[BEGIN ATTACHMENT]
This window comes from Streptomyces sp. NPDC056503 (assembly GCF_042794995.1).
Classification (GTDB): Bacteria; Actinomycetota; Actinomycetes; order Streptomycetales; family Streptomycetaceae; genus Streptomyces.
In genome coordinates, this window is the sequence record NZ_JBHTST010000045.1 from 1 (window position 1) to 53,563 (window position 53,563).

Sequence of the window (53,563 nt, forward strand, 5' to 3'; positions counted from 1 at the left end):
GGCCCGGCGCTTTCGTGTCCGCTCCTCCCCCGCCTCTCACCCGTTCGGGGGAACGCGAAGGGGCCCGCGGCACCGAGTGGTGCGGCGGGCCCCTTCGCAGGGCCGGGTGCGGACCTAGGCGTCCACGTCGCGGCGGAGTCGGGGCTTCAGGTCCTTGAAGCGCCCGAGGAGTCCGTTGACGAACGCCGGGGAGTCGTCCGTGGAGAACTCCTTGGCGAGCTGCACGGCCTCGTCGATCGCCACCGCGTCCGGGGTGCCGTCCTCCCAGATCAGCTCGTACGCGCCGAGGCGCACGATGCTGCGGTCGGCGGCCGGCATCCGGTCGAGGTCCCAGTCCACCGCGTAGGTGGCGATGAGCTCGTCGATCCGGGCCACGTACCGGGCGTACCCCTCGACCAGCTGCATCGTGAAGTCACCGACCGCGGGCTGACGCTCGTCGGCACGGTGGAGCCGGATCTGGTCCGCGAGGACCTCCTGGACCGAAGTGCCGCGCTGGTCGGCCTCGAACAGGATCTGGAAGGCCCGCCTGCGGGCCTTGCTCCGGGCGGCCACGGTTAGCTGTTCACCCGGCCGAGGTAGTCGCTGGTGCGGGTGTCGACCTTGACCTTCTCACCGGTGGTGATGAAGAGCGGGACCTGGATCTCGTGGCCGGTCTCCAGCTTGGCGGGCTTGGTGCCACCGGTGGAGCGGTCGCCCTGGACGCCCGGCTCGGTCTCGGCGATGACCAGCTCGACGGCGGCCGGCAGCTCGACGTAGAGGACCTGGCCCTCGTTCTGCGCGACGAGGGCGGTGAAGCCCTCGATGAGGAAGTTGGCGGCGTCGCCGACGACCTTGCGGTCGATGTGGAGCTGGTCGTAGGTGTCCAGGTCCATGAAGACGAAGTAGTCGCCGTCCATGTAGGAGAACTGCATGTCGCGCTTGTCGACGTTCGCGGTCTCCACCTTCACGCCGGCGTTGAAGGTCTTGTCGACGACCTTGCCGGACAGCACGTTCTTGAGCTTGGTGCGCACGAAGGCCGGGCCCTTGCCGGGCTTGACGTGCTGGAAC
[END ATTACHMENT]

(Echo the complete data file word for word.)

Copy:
This window comes from Streptomyces sp. NPDC056503 (assembly GCF_042794995.1).
Classification (GTDB): Bacteria; Actinomycetota; Actinomycetes; order Streptomycetales; family Streptomycetaceae; genus Streptomyces.
In genome coordinates, this window is the sequence record NZ_JBHTST010000045.1 from 1 (window position 1) to 53,563 (window position 53,563).

Sequence of the window (53,563 nt, forward strand, 5' to 3'; positions counted from 1 at the left end):
GGCCCGGCGCTTTCGTGTCCGCTCCTCCCCCGCCTCTCACCCGTTCGGGGGAACGCGAAGGGGCCCGCGGCACCGAGTGGTGCGGCGGGCCCCTTCGCAGGGCCGGGTGCGGACCTAGGCGTCCACGTCGCGGCGGAGTCGGGGCTTCAGGTCCTTGAAGCGCCCGAGGAGTCCGTTGACGAACGCCGGGGAGTCGTCCGTGGAGAACTCCTTGGCGAGCTGCACGGCCTCGTCGATCGCCACCGCGTCCGGGGTGCCGTCCTCCCAGATCAGCTCGTACGCGCCGAGGCGCACGATGCTGCGGTCGGCGGCCGGCATCCGGTCGAGGTCCCAGTCCACCGCGTAGGTGGCGATGAGCTCGTCGATCCGGGCCACGTACCGGGCGTACCCCTCGACCAGCTGCATCGTGAAGTCACCGACCGCGGGCTGACGCTCGTCGGCACGGTGGAGCCGGATCTGGTCCGCGAGGACCTCCTGGACCGAAGTGCCGCGCTGGTCGGCCTCGAACAGGATCTGGAAGGCCCGCCTGCGGGCCTTGCTCCGGGCGGCCACGGTTAGCTGTTCACCCGGCCGAGGTAGTCGCTGGTGCGGGTGTCGACCTTGACCTTCTCACCGGTGGTGATGAAGAGCGGGACCTGGATCTCGTGGCCGGTCTCCAGCTTGGCGGGCTTGGTGCCACCGGTGGAGCGGTCGCCCTGGACGCCCGGCTCGGTCTCGGCGATGACCAGCTCGACGGCGGCCGGCAGCTCGACGTAGAGGACCTGGCCCTCGTTCTGCGCGACGAGGGCGGTGAAGCCCTCGATGAGGAAGTTGGCGGCGTCGCCGACGACCTTGCGGTCGATGTGGAGCTGGTCGTAGGTGTCCAGGTCCATGAAGACGAAGTAGTCGCCGTCCATGTAGGAGAACTGCATGTCGCGCTTGTCGACGTTCGCGGTCTCCACCTTCACGCCGGCGTTGAAGGTCTTGTCGACGACCTTGCCGGACAGCACGTTCTTGAGCTTGGTGCGCACGAAGGCCGGGCCCTTGCCGGGCTTGACGTGCTGGAAC